Apparently someone tried applying the 10,000 hour practice.
it's a wives' tale... actually it probably can't be classified as a wives' tale, more like just something some idget came up with because he had nothing better to do, 10000 such nonsense
The HTML is screwed up on this thread.
Second post includes link. Read the article if you like.
"for every one of the 245 spots on the PGA Tour, there are 326,000 active golfers worldwide. Bjork got a look at McLaughlin’s game in 2014. 'I could watch him and think it was remarkable for someone who hadn’t played before,' Bjork recounts. 'Or, I could look at him ... and say the whole idea of [making] the pro tour was unrealistic.'"
10000 hours seems to be an accepted ball park figure for the length of time it takes to get to a fully professional level in any activity, whether it is law, medicine, science, languages, music, art ..., but it is no more than an eye-catching figure for that period of time, which in most cases works out at about 7 years.
I'm sure plenty have asked how long it takes to gain mastery to an acceptable level.
Note that this guy achieved quite a bit -- the article notes that he got his handicap to the point where he was in the top 6% of golfers.
I think the whole point of the 10000hr principle is that talent alone isn't enough to reach mastery level. You have to put in a lot of efforts. That is exemplified by numerous top achievers, regardless of domain, who with very few if any exception did put in the hours before reaching the top levels. I don't believe it ever said than anyone can be a master if you put in 10000hr of practice/learning.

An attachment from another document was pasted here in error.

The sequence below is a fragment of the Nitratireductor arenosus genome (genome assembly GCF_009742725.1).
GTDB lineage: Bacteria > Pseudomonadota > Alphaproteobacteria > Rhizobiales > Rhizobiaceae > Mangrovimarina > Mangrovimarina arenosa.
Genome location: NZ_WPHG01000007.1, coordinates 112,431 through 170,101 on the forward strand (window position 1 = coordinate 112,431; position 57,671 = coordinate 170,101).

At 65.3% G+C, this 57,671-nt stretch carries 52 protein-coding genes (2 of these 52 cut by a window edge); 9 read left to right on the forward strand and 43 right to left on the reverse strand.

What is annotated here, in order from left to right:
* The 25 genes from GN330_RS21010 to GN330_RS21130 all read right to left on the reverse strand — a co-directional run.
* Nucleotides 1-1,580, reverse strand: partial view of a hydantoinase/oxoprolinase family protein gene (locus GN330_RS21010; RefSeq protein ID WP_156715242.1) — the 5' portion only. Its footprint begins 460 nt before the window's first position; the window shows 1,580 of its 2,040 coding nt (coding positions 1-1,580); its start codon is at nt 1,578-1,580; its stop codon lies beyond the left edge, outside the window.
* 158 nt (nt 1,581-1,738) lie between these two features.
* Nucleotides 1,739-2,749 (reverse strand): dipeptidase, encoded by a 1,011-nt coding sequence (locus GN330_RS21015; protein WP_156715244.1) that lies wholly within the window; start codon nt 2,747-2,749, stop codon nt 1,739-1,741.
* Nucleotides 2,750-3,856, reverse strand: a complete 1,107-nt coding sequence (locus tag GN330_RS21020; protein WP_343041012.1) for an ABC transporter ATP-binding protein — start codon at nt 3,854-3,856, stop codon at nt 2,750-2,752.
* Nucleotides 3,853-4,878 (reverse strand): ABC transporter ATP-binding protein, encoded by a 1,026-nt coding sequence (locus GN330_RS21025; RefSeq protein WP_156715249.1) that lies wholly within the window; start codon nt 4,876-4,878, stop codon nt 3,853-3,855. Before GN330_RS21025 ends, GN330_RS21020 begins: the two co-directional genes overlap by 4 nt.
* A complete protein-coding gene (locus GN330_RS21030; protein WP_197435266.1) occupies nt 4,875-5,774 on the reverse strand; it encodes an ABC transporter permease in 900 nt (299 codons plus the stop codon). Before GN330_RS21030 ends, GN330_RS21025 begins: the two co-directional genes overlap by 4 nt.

I think the underlying belief behind the idea is that any (pertinently abled) human who puts in around 10000 of (sufficiently effective) practice is able to master the subject...without referring to requirement of talent.
Of course it depends hugely on your age when you start. I've been offering encouragement to a would-be pianist who passed a few grades in her early teens but gave it up for 30-odd years. In spite of an excellent teacher she's finally acknowledged she's never going to get significantly past the level she achieved back then.
Steve, the idea that one cannot get past a certain level is not an idea I can accept easily. In fact, I find it needlessly negative. One is negating the possibility of improvement. The idea that one cannot get to a certain level (pro, soloist, concertmaster or mistress, etc) does not lead to the conclusion that one cannot always improve (there are many aspects to work on).
There is also the question of what "mastery" is. The guy in the article, in under half the 10,000 hour mark, managed to become a pretty good golfer. He didn't reach a world-class level, but I would say that top 6% is pretty darn respectable.
Instead of the hard, achievable limit, perhaps it is easier to think in terms of the asymptote that one can achieve. Due to inborn talent, parental and teacher support and other circumstances, each person has a different asymptote, or the "theoretical limit" of the particular pursuit (violin playing in this case) that one can achieve in one's lifetime.
The idea was widely popularized in the book